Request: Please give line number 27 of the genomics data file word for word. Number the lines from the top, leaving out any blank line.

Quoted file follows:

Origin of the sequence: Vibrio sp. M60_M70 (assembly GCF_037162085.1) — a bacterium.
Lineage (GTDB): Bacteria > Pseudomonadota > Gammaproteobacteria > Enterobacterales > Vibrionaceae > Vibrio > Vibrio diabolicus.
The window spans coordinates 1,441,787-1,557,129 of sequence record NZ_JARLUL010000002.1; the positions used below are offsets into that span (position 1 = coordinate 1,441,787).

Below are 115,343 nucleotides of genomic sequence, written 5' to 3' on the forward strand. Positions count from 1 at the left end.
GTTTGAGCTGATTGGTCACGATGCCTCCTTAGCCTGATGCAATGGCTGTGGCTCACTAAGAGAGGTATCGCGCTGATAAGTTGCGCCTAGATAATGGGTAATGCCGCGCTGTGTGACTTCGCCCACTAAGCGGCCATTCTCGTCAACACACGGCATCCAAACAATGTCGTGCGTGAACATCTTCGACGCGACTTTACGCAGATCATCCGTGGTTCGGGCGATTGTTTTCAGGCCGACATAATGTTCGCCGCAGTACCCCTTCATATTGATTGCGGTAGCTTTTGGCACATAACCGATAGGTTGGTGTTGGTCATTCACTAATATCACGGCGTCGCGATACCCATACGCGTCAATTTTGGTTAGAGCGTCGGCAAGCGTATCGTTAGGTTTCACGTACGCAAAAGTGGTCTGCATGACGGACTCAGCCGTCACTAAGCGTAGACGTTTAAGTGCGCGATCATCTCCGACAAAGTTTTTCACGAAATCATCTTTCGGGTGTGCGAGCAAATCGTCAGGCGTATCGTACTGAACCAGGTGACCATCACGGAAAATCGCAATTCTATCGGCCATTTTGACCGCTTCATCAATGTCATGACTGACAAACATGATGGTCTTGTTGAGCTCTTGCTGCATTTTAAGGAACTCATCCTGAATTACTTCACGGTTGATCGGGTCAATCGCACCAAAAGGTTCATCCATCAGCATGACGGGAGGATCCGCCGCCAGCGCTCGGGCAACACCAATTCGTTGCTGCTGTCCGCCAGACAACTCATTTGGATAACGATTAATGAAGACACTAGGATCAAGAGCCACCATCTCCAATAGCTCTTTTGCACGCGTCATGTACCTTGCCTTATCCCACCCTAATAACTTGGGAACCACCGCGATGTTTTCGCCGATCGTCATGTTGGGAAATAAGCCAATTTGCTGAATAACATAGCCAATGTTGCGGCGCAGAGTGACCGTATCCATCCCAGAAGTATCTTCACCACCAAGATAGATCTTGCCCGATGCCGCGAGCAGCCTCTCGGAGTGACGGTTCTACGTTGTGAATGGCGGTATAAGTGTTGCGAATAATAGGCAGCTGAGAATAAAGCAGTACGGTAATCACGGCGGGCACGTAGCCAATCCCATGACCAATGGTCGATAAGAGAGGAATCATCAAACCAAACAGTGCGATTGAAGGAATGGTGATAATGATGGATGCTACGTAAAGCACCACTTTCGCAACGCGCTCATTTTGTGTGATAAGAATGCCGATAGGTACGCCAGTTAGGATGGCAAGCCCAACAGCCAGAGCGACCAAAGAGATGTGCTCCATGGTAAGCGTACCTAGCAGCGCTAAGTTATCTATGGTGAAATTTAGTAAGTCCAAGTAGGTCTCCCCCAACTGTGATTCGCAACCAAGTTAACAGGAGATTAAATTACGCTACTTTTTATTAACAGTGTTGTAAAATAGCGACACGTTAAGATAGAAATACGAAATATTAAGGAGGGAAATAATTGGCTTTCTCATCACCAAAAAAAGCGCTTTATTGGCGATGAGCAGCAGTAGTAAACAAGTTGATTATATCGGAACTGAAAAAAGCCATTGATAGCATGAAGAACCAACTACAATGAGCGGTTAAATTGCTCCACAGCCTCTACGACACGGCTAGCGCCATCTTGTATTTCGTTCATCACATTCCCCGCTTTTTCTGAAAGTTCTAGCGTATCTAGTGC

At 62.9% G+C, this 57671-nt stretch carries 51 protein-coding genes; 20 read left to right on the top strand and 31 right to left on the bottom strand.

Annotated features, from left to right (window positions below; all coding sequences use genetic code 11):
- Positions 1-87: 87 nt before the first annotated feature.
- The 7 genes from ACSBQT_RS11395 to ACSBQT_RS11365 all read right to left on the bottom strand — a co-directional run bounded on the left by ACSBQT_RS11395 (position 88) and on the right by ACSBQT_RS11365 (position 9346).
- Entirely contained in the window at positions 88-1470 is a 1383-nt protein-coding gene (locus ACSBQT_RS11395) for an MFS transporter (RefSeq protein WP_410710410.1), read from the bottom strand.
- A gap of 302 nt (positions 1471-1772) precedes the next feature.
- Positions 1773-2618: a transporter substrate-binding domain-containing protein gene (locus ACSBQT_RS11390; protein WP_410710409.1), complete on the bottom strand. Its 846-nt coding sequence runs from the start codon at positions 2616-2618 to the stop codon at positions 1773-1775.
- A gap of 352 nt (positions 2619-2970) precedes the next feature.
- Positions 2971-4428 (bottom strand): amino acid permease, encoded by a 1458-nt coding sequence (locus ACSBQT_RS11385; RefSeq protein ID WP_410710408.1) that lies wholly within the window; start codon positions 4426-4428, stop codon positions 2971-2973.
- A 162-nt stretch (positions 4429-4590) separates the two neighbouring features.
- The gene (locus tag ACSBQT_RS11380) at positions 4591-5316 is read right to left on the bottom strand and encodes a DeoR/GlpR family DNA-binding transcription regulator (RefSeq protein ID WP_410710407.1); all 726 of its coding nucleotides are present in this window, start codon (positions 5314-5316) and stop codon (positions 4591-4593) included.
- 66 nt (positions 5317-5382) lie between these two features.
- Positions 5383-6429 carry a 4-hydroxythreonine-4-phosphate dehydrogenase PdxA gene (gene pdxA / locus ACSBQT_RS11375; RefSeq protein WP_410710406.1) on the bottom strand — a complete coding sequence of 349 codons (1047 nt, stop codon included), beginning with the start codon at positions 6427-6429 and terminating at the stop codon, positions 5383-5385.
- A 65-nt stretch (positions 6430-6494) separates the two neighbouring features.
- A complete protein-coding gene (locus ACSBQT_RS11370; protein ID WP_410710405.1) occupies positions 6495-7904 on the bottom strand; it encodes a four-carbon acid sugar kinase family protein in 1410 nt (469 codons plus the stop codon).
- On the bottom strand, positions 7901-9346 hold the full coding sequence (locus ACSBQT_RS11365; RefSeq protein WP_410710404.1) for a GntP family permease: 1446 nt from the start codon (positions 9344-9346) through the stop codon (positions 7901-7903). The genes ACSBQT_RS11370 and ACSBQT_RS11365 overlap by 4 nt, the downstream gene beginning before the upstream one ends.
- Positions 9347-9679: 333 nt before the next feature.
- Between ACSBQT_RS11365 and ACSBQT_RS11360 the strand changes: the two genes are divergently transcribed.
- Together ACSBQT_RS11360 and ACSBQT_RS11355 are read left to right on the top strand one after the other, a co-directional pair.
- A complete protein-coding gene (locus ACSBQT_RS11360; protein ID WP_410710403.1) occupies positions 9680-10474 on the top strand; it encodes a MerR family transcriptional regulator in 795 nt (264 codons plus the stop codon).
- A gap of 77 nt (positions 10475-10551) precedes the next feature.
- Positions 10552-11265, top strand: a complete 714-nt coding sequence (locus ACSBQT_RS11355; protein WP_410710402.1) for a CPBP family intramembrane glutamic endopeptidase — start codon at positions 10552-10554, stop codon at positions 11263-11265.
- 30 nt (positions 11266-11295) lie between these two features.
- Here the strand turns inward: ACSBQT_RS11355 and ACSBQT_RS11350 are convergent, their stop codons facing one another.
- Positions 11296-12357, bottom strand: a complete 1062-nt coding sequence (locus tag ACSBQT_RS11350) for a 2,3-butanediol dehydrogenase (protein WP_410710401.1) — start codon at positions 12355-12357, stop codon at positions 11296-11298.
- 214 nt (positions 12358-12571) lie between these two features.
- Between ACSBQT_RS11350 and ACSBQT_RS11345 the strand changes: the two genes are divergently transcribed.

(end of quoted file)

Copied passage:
- Positions 10552-11265, top strand: a complete 714-nt coding sequence (locus ACSBQT_RS11355; protein WP_410710402.1) for a CPBP family intramembrane glutamic endopeptidase — start codon at positions 10552-10554, stop codon at positions 11263-11265.